Autopsy Complete for Man Found in Park in September 2018

Great Smoky Mountains National Park officials recently received the autopsy report from the Knox County Regional Forensic Center detailing that William Lee Hill, Jr. died of accidental methamphetamine intoxication. Hill, age 30, of Louisville, TN was found off-trail in the park on Sunday, September 9, 2018, near Rich Mountain Road, approximately two miles north of Cades Cove. 
According to the report, “An autopsy revealed extensive postmortem animal predation, but no findings of antemortem/perimortem trauma (i.e. Mr. Hill was not attacked by a bear).”
At the time of discovery, searchers encountered a bear feeding on Hill’s body. Without knowing the definitive cause of death, the next day officials made the decision to euthanize the bear in the interest of public safety after consultation with wildlife professionals and further understanding of the bear’s aggressive behavior. The road leading into the area remained closed to the public while the bear was located and euthanized a few days later.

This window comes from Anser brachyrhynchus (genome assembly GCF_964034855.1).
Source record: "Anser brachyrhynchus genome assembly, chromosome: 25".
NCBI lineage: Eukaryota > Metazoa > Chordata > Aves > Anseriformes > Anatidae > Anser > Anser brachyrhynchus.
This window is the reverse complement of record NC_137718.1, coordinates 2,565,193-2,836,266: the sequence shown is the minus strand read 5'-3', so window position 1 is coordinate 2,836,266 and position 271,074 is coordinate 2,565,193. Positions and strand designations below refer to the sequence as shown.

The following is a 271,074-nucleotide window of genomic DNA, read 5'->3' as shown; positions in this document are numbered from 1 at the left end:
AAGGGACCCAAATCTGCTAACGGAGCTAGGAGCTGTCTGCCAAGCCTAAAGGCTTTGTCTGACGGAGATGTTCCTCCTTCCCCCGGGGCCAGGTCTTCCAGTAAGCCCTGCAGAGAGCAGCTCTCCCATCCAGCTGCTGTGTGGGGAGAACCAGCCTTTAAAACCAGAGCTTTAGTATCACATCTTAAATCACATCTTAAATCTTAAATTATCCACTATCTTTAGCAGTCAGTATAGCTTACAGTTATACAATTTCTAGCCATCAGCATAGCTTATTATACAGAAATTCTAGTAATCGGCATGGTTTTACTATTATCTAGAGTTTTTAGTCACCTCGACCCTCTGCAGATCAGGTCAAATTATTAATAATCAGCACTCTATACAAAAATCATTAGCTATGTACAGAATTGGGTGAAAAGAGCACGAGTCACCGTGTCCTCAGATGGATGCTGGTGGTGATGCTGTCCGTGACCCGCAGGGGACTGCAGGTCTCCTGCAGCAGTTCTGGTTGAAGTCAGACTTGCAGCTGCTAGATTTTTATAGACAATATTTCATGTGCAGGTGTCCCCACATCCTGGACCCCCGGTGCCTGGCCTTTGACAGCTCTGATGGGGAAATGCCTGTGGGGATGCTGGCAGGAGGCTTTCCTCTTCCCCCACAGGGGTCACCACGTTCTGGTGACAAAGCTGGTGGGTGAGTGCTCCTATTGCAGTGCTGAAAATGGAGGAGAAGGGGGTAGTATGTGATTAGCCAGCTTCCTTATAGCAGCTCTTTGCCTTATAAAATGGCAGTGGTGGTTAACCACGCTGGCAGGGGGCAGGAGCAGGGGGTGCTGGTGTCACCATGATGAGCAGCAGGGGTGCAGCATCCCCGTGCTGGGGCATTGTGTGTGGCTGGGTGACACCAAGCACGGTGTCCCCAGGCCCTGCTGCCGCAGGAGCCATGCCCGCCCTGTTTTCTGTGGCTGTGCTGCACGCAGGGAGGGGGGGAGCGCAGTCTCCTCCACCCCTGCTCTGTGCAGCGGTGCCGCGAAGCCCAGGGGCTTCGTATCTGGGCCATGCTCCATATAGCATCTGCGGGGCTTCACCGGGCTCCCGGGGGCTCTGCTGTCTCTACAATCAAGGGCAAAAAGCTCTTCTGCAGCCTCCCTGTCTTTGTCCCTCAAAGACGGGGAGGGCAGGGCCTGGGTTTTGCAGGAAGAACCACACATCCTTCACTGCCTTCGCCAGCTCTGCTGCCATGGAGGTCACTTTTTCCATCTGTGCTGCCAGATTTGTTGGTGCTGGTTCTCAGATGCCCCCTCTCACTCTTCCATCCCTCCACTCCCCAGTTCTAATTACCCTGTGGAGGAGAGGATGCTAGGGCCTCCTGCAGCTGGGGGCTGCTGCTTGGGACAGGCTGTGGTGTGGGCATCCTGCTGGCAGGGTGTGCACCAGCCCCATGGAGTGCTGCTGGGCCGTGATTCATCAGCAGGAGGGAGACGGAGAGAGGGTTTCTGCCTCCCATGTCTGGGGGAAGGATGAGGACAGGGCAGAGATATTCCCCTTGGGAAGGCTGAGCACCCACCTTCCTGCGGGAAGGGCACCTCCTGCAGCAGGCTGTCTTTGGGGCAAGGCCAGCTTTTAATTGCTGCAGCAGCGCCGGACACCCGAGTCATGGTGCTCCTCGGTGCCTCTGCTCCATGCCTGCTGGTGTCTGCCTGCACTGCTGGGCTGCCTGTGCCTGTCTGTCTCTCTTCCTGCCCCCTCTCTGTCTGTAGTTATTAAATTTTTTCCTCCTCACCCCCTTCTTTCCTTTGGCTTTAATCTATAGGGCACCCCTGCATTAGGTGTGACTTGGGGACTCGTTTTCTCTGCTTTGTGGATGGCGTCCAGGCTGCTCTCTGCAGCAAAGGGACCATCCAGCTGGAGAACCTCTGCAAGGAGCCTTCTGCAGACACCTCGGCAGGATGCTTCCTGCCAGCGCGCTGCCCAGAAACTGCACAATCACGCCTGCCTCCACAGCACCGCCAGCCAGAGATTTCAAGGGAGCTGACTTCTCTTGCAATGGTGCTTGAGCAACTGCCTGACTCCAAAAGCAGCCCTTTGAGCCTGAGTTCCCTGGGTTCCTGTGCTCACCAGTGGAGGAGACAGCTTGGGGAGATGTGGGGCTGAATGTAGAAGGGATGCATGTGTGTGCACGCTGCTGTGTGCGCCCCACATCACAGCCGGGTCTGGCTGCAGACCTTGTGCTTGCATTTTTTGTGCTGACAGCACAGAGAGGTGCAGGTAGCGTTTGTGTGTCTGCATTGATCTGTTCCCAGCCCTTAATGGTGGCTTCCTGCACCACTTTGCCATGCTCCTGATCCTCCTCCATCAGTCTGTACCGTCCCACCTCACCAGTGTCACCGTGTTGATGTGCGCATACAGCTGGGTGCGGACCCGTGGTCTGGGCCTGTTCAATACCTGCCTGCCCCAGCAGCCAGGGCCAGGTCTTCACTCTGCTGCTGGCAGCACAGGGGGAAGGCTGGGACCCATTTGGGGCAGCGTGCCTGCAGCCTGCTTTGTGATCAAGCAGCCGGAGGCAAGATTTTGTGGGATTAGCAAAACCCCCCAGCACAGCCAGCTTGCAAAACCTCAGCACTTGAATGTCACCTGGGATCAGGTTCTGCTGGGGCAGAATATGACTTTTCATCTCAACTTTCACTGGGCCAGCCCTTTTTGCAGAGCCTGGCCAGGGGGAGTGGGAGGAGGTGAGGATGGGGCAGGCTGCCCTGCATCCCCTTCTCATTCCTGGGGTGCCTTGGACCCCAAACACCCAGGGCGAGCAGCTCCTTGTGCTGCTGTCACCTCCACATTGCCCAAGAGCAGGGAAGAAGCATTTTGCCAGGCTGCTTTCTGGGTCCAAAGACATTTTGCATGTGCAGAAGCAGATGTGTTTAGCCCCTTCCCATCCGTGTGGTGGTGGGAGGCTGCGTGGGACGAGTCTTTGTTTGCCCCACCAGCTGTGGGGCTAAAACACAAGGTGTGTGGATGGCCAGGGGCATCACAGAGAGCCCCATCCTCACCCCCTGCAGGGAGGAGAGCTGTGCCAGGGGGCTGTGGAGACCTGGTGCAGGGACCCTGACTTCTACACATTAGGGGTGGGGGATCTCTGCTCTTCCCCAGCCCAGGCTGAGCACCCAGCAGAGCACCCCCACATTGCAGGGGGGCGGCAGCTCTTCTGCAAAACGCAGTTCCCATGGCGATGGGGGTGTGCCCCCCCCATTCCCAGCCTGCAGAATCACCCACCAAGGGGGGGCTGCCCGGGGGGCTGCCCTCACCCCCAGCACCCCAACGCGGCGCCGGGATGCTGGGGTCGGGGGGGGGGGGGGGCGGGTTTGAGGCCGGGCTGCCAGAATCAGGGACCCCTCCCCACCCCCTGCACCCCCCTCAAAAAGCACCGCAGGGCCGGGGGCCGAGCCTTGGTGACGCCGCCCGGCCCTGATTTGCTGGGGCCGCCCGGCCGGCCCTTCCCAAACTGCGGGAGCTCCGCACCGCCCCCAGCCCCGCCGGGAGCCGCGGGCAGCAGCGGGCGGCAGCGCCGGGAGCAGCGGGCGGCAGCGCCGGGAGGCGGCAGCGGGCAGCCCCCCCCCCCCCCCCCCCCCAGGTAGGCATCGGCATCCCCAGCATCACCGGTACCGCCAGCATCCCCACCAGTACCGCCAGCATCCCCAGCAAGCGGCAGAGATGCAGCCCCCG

The park is home to an estimated 1,500 bears. Very few bears exhibit aggressive behavior towards humans. Wildlife biologists and park rangers work hard to prevent bears from becoming food-conditioned or habituated to high-use areas. Out of an abundance of caution for the park’s 11 million park visitors, park staff implement aversive-conditioning techniques and, on rare occasions, euthanize individual bears that pose a threat to visitor safety.